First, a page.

Religious Freedom under Fire? 41 percent of us worry about our rights

“Congress shall make no law respecting an establishment of religion, or prohibiting the free exercise thereof” — or at least that was the idea.

A recent study by the Barna Group has found that 4 in 10 Americans now fear for their personal religious freedom. That’s a “growth from one-third of the general population (33 percent) expressing concern over religious freedom in 2012 (and) is mirrored among the generations as well,” the study said.

The study was conducted between Aug. 7 and Sept. 6, putting it right after the Supreme Court decision on gay marriage, but mostly before Kim Davis, the clerk for Rowan County, Kentucky, made headlines.

Among evangelicals, the numbers are the most staggering, with 77 percent believing their religious liberty is not safe. Sixty-eight percent of evangelicals surveyed also believe things will get worse in the next five to seven years.

The evangelical population was the most apprehensive about the issue all told. However, the numbers have jumped considerably across the board in other demographics canvassed, including “all adults,” “practicing Christians,” and “all other faiths.”

About half of those polled believe “religious freedom has become more restricted in the U.S. because some groups have actively tried to move society away from traditional Christian values.”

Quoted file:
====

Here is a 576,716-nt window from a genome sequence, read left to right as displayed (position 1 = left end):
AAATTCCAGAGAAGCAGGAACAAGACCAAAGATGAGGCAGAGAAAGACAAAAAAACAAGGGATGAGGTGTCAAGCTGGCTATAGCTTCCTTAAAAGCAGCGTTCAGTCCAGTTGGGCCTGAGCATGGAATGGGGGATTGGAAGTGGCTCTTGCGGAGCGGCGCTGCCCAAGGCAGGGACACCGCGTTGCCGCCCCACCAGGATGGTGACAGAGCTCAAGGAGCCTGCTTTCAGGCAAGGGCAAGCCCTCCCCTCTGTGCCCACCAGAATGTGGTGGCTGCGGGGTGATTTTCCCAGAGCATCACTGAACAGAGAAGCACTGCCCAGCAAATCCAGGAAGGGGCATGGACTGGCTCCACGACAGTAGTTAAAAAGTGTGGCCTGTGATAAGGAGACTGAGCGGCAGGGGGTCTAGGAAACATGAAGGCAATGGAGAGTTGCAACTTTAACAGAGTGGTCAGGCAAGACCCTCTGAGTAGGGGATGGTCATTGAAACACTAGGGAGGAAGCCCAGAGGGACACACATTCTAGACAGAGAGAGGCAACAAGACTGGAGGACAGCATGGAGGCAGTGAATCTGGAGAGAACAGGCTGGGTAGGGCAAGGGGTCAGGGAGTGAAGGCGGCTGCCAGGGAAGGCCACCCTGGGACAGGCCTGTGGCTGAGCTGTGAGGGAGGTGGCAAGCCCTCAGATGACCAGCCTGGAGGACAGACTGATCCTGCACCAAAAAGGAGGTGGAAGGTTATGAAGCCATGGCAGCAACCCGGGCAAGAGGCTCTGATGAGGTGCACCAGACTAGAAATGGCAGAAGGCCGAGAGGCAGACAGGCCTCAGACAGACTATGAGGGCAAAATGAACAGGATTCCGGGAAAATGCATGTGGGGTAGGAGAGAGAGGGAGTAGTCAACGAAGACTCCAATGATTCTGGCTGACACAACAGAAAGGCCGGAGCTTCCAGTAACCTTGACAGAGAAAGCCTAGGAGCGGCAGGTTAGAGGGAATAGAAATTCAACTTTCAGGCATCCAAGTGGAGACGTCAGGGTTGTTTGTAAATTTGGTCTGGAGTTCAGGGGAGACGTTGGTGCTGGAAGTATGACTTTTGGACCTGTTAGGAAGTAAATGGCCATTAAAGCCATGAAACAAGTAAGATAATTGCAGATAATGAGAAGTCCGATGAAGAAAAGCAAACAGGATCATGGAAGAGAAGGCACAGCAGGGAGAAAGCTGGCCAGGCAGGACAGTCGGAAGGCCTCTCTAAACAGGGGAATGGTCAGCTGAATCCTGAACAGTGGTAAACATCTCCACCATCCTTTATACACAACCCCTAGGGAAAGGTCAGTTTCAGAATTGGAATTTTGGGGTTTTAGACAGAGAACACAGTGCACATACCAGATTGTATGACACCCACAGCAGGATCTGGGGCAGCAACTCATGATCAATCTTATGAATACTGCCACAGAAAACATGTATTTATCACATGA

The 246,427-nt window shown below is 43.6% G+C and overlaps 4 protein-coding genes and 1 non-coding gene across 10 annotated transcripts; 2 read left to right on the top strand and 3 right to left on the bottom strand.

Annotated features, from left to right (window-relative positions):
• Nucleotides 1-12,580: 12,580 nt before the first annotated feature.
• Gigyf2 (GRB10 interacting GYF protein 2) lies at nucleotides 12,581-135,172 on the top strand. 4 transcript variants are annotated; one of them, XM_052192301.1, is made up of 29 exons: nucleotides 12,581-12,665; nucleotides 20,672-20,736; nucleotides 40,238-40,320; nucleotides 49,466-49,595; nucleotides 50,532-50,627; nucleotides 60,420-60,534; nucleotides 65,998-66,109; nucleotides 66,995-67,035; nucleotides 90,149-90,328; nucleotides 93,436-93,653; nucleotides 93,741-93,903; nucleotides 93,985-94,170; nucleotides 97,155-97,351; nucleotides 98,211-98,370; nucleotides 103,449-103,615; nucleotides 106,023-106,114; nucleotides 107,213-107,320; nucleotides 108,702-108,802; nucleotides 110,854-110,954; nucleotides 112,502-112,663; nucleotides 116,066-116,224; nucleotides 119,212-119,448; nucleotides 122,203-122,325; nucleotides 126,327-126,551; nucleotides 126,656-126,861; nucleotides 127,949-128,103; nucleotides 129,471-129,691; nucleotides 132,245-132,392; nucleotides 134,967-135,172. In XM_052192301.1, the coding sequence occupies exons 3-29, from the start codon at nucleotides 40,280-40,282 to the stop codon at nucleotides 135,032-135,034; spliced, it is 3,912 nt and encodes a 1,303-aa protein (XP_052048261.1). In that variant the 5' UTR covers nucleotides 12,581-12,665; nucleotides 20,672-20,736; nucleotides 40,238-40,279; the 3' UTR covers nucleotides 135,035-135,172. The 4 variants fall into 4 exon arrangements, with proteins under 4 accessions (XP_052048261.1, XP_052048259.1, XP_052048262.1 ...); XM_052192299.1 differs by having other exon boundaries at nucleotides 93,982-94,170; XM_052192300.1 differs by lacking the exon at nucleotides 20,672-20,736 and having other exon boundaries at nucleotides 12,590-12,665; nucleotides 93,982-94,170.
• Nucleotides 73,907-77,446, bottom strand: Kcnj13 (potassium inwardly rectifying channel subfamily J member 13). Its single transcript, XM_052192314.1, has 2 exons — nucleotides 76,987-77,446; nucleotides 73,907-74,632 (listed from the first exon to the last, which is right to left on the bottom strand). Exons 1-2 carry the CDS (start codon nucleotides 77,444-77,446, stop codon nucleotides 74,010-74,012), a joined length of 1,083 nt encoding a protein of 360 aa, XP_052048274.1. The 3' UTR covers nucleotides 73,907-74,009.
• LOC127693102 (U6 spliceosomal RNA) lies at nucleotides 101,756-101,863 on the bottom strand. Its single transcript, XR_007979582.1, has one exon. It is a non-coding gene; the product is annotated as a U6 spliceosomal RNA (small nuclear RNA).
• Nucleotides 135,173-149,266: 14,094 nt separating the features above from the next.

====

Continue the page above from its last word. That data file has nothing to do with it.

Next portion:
However, there is stark contention and varying opinion about the idea that the “gay and lesbian community is the most active group trying to remove Christian values from the country.” Only 30 percent of those surveyed perpetuate the claim.

Perhaps the most surprising finding is that younger generations share a concern about religious freedom. The study points out that “three years ago, one-third of Millennial practicing Christians (32 percent) and four in 10 Gen-X (40 percent) practicing Christians said religious freedom had worsened. Today, 55 percent of practicing Christian Millennials — a jump of more than 20 percentage points from 2012 — and six in 10 practicing Christian Gen-Xers (59 percent) say so.”

David Kinnaman, president of Barna, agreed that “the big headline of this study is the massive shift in the views of younger practicing Christians,” especially millennials — those 18 to 31 years old.

“Based upon the fact that millions of Americans see an escalating threat to religious freedom, we anticipate that more people will feel the need to stand up for their religious convictions in a public manner,” he said.

This prediction was fulfilled with the Davis incident, not to mention the media firestorm that rained down in response.

The future will convey when, where, and how the next battleground for religious freedom will come about. But you can be assured, religious Americans are starting to believe they are on the losing side.

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